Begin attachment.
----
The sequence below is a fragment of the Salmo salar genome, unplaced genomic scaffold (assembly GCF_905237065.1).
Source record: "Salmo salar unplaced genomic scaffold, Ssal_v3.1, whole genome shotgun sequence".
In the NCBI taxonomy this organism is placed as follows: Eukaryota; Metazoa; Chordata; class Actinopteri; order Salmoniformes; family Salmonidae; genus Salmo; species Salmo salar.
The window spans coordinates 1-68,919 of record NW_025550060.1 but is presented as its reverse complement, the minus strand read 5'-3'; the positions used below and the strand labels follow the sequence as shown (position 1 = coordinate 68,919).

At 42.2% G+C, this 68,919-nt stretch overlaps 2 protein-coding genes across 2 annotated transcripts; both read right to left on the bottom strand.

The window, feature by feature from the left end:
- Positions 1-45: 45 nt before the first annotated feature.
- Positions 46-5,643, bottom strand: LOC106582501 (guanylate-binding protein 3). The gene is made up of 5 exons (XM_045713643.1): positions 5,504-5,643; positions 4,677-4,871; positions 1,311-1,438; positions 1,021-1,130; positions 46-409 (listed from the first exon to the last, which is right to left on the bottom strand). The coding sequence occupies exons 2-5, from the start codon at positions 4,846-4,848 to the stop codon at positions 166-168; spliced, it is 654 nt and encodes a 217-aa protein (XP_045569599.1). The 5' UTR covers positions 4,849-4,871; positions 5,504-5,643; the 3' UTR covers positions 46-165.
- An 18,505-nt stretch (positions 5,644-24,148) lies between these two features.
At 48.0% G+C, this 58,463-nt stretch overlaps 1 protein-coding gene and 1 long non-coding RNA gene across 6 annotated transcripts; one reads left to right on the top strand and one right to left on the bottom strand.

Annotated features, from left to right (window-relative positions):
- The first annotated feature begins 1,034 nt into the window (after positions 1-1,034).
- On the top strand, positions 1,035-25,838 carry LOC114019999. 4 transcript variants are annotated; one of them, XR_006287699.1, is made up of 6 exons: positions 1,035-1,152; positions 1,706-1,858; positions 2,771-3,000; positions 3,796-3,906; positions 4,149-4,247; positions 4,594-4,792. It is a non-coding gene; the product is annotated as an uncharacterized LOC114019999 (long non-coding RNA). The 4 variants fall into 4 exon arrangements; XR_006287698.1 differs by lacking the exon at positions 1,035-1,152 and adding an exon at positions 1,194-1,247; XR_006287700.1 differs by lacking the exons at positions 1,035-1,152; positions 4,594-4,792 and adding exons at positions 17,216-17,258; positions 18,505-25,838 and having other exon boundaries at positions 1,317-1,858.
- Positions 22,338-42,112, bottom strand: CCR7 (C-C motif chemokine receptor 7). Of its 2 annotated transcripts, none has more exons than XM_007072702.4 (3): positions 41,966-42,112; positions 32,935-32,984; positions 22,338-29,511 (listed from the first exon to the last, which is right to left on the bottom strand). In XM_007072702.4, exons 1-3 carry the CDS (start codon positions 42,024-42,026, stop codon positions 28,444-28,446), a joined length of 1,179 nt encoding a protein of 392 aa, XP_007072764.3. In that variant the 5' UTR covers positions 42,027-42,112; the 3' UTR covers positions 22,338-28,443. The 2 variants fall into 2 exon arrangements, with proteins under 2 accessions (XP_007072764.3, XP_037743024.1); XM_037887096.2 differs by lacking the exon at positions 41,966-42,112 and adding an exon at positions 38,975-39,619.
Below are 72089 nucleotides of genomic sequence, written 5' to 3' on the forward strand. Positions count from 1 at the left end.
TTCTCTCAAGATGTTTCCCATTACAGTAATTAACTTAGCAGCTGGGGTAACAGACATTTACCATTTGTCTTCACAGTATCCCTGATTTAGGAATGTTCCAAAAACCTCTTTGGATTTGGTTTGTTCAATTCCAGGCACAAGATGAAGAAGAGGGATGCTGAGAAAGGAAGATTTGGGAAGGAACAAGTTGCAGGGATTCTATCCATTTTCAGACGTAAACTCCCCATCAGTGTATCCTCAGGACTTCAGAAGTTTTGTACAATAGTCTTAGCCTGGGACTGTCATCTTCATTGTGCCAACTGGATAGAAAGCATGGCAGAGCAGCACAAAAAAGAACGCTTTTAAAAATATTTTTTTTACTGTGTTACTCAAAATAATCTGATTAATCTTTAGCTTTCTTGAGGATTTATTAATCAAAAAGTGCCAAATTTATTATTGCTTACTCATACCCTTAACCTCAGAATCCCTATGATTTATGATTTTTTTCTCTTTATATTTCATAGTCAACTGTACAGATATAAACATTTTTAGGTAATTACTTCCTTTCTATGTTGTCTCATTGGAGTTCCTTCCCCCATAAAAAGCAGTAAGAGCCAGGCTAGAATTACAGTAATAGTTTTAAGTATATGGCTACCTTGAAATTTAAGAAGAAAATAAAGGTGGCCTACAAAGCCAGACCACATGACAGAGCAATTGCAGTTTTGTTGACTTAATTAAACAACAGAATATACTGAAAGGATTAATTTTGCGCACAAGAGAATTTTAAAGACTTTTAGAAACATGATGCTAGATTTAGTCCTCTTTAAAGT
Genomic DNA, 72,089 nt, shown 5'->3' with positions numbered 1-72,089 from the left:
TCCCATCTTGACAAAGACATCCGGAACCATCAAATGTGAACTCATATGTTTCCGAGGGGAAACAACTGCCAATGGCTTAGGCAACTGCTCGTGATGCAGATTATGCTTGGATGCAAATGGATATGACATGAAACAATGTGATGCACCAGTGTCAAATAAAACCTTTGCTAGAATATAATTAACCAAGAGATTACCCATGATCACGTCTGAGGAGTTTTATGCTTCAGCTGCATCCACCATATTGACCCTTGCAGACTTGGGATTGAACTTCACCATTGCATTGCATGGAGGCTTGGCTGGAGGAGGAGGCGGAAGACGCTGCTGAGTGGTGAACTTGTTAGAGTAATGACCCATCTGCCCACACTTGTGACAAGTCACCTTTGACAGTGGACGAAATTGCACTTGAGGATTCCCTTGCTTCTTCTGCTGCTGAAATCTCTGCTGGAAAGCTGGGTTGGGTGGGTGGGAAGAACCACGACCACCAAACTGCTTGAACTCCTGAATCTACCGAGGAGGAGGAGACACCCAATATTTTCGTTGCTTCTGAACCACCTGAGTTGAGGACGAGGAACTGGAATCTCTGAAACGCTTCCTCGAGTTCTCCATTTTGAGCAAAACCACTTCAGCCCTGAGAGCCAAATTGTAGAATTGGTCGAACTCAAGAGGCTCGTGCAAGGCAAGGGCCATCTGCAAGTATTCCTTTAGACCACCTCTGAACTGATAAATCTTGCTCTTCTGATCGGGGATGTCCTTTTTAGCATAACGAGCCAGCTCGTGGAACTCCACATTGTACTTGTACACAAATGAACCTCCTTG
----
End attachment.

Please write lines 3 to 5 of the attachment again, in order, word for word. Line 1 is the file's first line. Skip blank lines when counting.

In the NCBI taxonomy this organism is placed as follows: Eukaryota; Metazoa; Chordata; class Actinopteri; order Salmoniformes; family Salmonidae; genus Salmo; species Salmo salar.
The window spans coordinates 1-68,919 of record NW_025550060.1 but is presented as its reverse complement, the minus strand read 5'-3'; the positions used below and the strand labels follow the sequence as shown (position 1 = coordinate 68,919).

At 42.2% G+C, this 68,919-nt stretch overlaps 2 protein-coding genes across 2 annotated transcripts; both read right to left on the bottom strand.